This year, the trial included 35 seedless varieties and seven seeded varieties. The high yielder in this trial was Kingman from Sakata. This is the first time Kingman has been entered in this trial.
Other varieties that have appeared in the top 10 within the past several years include Warrior and ACX 6177 from Nunhems, Wolverine from High Mark and Summer Breeze from Seminis. “Most of those varieties are larger, tend to be a 36-count fruit, and so it would be expected that in terms of total yield they would perform better than a variety that’s more catered to a 45-count market,” Coolong explained. He added that the value in the trials is the relative performance of one variety versus another rather than the absolute yields of the watermelon.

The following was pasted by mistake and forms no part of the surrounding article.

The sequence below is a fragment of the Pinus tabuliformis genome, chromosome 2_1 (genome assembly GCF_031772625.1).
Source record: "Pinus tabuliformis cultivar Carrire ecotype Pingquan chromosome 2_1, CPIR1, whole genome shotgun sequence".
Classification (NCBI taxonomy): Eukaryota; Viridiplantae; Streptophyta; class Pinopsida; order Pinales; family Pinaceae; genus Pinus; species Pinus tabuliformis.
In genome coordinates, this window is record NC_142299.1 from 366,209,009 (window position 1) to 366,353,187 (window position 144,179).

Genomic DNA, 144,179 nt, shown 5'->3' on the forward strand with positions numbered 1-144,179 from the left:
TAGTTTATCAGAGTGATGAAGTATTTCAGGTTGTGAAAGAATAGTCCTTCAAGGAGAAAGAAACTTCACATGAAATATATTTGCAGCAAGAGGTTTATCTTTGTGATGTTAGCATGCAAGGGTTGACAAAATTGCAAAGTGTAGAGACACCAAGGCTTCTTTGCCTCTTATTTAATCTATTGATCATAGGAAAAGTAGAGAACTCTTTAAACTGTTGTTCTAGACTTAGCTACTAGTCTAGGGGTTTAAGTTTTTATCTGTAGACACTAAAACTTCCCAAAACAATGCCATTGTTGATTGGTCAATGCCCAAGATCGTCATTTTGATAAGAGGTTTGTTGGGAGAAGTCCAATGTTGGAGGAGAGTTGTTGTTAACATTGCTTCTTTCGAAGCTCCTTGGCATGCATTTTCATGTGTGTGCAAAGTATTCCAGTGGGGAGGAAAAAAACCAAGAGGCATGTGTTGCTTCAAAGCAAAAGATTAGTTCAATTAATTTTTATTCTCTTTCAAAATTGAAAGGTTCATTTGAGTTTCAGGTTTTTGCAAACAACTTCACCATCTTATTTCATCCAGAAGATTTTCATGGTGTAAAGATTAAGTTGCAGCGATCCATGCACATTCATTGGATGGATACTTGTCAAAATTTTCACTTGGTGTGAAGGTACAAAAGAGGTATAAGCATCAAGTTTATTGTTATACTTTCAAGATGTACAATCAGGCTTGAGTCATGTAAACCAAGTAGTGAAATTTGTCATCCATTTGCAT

Coolong says he tries to keep the trials consistent with those at the University of Florida and Clemson University in order to compare results. To do this, he had to change the in-row spacing in the trial from 3 feet to 3.5 feet a few years ago. With that slight change in spacing, Coolong says he typically gets 1 to 1.2 more pounds of fruit using the 3.5-foot spacing. The increase in weight has been consistent over the past few years.
If your market focuses on smaller fruit though, Coolong advises to stick with the 3-foot spacing in order to get the desired results.
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